I live in New England, and right now we have over a foot of snow on the ground. To the northeast of me, in Boston, they’ve had more snow in a seven day period than ever before in recorded history. The Midwest has been pummeled with snow this season. I’ve even seen images of snow in Texas.
I’ll be honest. My inclination when it comes to snow is to enjoy the first day of a lovely white landscape with spontaneous fun with our children.
And then my inclination is to get really grumpy about the inconvenience and lack of order to our days. (In fact, the first chapter of my bookSmall Talk is about a snow day gone wrong.)
I don’t like losing work time. I don’t like the way we all bicker when we’re cooped up inside for too long. My toes have not been warm since sometime in December.
Yesterday, walking across a sheet of ice with Penny after picking her up from the bus stop, she took my hand and said, “Mom, you’re the best mom in the world.”
My heart filled with warmth, a smile spread across my face. “Oh, sweetie, thank you so much!” I say.
“But you’re also sometimes a jerk,” she said, matter-of-factly.
The snow brings out the jerk part of my personality, but I’m trying to let the admittedly hyperbolic best-mom-in-the-world part come out. I’m trying to embrace the snow. I have decided to order some snowshoes and foot warmers. I’ve asked a writer/pastor friend who says she’s loving winter to write a guest post for next week. And I’ve been thinking about ways to combine the activity I love best with the snow. So here’s a book list of picture books, kids chapter books, and grownup books to help you finish the winter well and let the snow bring out the best parts of you:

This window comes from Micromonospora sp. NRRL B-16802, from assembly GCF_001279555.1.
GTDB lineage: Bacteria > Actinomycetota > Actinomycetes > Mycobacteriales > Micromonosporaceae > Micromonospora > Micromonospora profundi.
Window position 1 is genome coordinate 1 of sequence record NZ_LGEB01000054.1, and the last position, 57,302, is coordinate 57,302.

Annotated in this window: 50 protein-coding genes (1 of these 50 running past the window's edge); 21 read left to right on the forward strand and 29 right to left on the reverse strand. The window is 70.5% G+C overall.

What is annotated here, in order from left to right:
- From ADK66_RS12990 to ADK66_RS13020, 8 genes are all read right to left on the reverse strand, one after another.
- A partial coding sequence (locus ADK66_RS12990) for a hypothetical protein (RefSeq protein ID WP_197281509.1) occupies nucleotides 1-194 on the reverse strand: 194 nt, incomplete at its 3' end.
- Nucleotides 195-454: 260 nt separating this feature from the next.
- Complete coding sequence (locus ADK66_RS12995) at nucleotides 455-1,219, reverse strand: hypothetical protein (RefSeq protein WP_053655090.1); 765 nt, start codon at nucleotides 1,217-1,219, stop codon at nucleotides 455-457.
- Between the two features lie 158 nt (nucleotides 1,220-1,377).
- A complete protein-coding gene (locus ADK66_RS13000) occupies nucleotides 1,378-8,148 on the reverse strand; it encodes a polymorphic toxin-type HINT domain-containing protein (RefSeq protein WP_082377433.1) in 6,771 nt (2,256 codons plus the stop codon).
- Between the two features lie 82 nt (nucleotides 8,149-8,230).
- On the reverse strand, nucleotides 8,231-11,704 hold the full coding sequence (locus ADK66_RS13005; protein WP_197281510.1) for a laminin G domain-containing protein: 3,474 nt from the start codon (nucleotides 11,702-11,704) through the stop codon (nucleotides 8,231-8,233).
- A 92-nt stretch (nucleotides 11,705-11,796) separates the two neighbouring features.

TOP PICK for Kids: Owl Moon by Jane Yolen. This simple, poetic story of a little girl on a moonlit walk through the snow with her dad looking for an owl, is actually all about hope. My favorite picture book of all, AND it happens in the snow.
The Snowy Day by Ezra Jack Keats. Another classic in which young Peter takes a walk in his snowy city.
Ladybug Girl and the Big Snow by Jacky Davis. Marilee and I love to snuggle under her covers and read about Lulu, who overcomes her frustration with the cold wet slippery stuff outside and turns it into a fun day instead.
Stone Fox by John Reynolds Gardiner. Penny is reading this book in school right now, about a little boy who hopes to win a dogsled race in order to earn money for his family. She says it's great.
Little House on the Prairie by Laura Ingalls Wilder. Wilder describes snow on the prairie like no one else. She also writes about it in The Long Winter, but an entire town on the edge of starvation due to snow seems a bit too bleak for this list!
TOP PICK for adults: The Snow Child by Eowyn Ivey. This gorgeous novel plays on the legend of the Snow Queen, weaving together the story of a childless couple who move to Alaska and the story of a child who appears in their lives only when it snows. Magical, heartwrenching and heartwarming, this book can only be fully appreciated on a snowy day, and Ivey makes the snow more beautiful than ever.
Peace Like a River by Leif Enger. Set in the upper midwest, a father chases after his son and brings his younger children along. I read it and loved it a long time ago, but I’m pretty sure there’s snow in this one. There’s certainly faith, hope, and love—all good for a snowy day!
Dr. Zhivago by Boris Pasternak. Russian winters are colder than these, and this story of love and loss and longing is perfect for a day in front of a fire.
Into Thin Air by John Krakauer. For the adventurers in our midst who wish they could be climbing Mt. Everest in a blizzard. Or for the people like me who are not adventurous and would never want to climb Mt. Everest or even walk onto flat ground in a blizzard, but enjoy tales of adventure--this is an old one but fascinating still.
Snow Geese by William Fiennes. This is the only book on this list I haven’t read, but it comes highly recommended and I thought it would be good to include one more work of non-fiction. This memoir describes the migration of geese from the southern United States to the Arctic through a man who decides to journey with them.